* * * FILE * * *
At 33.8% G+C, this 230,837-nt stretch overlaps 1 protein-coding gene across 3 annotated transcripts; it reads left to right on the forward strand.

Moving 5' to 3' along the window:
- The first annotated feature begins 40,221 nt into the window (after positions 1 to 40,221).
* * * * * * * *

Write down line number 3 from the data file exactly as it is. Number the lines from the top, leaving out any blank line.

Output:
- The first annotated feature begins 40,221 nt into the window (after positions 1 to 40,221).